Of course, this was only one strain of paganism that I had stumbled across. Little did I know that as I further researched the idea of a reemerging Paganism, I would find myself drowning in a sea of evidence from a wide variety of sources: political, economic, scientific, pedagogic, and, perhaps most obviously, the world of entertainment. One of the books I would recommend to any Christian who thinks this is overblown alarmism, or some updated “Satanic Panic,” is Carl Teichrib’s incredible journalist accounting of the rising new-age Paganism “Game of Gods.” Indeed, my hunch was correct, and now, as I find more and more Christian authors pointing out the same, I have been motivated to write a short book on the subject: “The Return of Paganism,” published by Ratio Christi Press.

The Return Of Paganism

Some excerpts from the eBook:

Renowned Catholic thinker, G. K. Chesterton, summarized the history of religion in a single sentence: “Paganism was the biggest thing in the world, and Christianity was bigger, and everything since has been comparatively small.” Could it be that paganism is about to get big again? If so, the need to understand it is also great, especially from a Christian perspective. Christianity and paganism are closer relatives than Christianity and atheism, but their family resemblance is skin deep, and their relationship more rivalry than reunion. Where and how paganism and orthodox Christianity align and diverge is becoming critical for the Church to recognize. But the task is not as easy as one would think. It’s time to take a closer look. (3)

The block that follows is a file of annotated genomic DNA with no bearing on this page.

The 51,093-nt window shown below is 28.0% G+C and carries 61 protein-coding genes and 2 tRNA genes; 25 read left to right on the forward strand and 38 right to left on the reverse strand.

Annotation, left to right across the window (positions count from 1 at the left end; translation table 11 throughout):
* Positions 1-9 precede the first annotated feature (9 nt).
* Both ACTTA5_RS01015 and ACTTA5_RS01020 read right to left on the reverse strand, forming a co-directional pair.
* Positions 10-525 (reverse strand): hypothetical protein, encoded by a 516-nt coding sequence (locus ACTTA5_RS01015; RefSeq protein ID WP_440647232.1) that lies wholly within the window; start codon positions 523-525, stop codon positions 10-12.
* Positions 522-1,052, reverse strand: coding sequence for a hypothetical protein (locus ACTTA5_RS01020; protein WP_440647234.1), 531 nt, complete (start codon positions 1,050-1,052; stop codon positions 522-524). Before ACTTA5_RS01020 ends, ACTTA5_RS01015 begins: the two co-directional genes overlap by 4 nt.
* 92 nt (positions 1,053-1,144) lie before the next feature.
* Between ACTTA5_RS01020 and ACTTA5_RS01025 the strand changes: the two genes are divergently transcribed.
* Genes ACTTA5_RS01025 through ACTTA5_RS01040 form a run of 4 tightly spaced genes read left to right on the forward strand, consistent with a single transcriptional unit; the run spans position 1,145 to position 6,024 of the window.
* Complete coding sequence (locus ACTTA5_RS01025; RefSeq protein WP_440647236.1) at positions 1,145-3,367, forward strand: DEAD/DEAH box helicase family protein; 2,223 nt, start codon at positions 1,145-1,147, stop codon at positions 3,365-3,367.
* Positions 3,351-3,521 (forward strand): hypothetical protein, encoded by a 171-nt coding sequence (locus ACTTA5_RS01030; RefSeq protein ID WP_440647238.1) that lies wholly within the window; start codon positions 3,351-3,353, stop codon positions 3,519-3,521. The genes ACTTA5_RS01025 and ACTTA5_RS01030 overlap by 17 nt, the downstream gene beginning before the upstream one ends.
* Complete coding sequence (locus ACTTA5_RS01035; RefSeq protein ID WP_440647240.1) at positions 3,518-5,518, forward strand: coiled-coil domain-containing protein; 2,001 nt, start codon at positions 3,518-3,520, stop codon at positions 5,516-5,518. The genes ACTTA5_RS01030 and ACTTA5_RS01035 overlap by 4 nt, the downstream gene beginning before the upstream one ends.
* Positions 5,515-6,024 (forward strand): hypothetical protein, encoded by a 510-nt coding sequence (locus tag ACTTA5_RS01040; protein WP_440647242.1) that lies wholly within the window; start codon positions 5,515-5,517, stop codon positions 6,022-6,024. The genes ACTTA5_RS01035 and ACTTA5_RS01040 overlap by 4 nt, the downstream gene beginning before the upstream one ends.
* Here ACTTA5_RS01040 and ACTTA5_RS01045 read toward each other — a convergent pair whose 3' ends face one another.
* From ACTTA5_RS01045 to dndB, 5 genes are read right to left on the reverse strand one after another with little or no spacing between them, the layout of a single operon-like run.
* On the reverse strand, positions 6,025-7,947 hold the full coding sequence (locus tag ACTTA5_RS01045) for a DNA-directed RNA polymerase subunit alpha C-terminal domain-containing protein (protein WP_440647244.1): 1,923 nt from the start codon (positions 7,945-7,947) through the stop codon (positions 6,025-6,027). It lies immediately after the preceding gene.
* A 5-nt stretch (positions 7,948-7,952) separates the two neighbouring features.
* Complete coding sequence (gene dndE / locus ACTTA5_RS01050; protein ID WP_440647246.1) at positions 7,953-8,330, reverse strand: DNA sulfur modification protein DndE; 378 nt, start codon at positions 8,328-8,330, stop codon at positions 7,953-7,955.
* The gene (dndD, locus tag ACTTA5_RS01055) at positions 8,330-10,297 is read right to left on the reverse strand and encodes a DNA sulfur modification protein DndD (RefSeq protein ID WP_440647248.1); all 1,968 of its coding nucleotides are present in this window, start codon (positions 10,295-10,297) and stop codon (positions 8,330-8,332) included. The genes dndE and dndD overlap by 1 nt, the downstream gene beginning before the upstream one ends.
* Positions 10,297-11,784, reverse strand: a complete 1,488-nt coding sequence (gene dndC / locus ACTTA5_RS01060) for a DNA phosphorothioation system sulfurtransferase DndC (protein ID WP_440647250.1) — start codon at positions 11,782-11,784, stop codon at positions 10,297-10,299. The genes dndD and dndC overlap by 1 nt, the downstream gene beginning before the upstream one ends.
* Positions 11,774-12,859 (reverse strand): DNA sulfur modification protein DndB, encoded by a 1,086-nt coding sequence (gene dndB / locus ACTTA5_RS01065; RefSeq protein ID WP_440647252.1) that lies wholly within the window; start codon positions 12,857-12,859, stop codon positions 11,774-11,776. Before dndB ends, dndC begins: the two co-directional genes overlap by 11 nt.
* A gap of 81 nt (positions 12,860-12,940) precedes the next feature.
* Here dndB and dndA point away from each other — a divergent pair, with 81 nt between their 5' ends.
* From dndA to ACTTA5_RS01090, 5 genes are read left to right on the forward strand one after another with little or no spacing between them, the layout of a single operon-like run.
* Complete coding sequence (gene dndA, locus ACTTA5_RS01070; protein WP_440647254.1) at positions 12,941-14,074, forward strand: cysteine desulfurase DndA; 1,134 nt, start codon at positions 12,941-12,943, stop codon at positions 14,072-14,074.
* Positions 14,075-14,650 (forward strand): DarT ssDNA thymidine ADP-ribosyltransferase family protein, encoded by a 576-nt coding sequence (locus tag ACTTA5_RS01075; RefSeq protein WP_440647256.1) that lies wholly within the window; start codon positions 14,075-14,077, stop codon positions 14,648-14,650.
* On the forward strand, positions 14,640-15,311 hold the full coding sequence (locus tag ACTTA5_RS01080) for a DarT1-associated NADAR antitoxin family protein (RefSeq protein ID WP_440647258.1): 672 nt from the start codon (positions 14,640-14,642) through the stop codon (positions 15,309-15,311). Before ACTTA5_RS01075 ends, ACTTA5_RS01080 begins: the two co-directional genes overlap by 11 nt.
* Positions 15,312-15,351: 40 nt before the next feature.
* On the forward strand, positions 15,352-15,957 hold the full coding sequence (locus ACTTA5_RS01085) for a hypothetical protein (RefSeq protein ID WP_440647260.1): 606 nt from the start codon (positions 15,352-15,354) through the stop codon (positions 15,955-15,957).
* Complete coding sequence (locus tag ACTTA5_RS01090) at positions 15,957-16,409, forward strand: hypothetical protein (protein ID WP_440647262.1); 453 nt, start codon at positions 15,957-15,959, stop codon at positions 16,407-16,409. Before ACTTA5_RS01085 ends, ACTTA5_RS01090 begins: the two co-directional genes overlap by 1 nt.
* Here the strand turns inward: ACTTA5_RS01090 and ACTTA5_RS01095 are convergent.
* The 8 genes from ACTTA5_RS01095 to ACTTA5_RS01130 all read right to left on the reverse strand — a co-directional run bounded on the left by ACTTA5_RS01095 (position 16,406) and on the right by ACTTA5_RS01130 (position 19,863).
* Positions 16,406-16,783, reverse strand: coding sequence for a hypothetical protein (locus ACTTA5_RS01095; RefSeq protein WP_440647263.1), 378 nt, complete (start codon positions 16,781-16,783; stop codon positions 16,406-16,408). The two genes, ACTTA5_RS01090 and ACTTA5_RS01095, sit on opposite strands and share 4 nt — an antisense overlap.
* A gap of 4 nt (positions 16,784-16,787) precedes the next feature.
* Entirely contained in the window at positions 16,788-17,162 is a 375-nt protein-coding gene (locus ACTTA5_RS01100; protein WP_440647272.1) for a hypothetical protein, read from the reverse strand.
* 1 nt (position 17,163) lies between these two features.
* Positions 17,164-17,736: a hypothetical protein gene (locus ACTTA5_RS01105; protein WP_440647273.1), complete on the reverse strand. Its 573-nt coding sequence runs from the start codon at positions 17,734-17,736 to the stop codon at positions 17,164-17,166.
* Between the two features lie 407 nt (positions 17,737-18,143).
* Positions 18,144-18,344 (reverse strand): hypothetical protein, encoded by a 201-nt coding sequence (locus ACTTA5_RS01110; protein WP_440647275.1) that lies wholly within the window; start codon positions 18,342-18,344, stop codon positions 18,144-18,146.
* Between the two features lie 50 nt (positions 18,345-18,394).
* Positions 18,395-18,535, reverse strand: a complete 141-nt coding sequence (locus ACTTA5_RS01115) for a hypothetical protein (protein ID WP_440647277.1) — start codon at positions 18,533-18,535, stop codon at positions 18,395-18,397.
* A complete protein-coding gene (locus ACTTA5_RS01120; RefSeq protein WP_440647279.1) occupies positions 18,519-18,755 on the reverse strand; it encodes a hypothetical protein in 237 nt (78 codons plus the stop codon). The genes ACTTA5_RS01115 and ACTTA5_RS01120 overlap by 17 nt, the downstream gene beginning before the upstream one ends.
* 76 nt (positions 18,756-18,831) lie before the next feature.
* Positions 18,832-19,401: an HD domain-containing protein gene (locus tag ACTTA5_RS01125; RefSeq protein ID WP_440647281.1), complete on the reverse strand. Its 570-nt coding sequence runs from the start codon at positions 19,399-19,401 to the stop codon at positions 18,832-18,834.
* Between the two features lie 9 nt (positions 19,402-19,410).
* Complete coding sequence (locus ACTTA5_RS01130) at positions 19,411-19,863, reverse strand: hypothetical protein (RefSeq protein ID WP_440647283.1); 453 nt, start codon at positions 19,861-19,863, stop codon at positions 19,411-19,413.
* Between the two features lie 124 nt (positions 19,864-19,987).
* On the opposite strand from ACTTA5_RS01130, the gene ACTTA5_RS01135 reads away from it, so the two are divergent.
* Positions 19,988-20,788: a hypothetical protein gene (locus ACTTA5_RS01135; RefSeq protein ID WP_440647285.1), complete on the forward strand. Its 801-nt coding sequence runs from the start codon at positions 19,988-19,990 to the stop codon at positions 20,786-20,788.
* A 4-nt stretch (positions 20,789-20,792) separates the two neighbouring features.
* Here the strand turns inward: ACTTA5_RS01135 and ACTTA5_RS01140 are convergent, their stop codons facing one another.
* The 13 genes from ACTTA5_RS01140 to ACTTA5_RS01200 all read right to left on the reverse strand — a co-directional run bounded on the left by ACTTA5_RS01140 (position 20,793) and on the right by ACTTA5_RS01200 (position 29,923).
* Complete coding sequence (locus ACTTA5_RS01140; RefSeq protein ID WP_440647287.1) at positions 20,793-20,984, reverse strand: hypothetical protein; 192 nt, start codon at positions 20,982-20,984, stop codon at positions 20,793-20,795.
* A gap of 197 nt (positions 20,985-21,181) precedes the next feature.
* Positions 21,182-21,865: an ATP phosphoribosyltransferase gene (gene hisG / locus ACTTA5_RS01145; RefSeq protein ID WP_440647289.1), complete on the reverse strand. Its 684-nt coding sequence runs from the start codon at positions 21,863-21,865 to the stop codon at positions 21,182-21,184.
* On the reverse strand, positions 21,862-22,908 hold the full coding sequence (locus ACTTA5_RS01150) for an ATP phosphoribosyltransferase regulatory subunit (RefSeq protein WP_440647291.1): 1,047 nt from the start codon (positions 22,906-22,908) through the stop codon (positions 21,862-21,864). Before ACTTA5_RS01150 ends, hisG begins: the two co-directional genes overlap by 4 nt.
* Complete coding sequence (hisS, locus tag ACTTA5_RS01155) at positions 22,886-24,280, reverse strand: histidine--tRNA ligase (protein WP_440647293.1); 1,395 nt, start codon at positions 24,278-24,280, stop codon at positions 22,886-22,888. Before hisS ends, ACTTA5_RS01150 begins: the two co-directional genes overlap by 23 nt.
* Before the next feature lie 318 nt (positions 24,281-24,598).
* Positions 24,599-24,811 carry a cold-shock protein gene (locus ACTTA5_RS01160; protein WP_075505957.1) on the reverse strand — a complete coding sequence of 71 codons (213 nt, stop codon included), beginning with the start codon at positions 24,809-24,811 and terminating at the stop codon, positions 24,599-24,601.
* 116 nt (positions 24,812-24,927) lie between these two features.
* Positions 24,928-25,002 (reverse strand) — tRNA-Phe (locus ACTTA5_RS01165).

In The Abolition of Man, C. S. Lewis wrote of respecting the pagan impulse. “To respect” means to look seriously at and properly grasp the object of intellectual engagement. We’ve attempted that here. The great Christian authors of the past century: Lewis, Tolkien, Eliot, Chesterton, and MacDonald, all respected paganism. They saw the desire for connection, for mystery, for adventure, and for an experience of the divine through nature. They shared misgivings about reducing ourselves and our societies to mere mechanisms, objects capable of and vulnerable to political and economic exploitation and control. Through their own myths (Lord of the Rings, Chronicles of Narnia) they warned about technology and its potential affects on our humanity. These desires and misgivings are common to both the modern Christian and neopagan. (19)

To get your copy of the new Ebook, just click here.



Is Paganism The Next, Big Thing?


About Anthony Costello
Anthony Costello is an author and a theologian. He has a BA in German from the University of Notre Dame (1997), an MA in Apologetics (2016) and MA in Theology (2018) from Talbot School of Theology, Biola University. He has published articles in academic journals such as Luther Rice Journal of Christian Studies and the Journal of Christian Legal Thought. In addition, Anthony has made chapter contributions to Evidence that Demands a Verdict, edited by Josh and Sean McDowell and has published several articles for magazines such as Touchstone and made online contributions to The Christian Post and Patheos. Anthony is a US Army Veteran, former 82D Airborne paratrooper and OEF veteran. You can read more about the author here.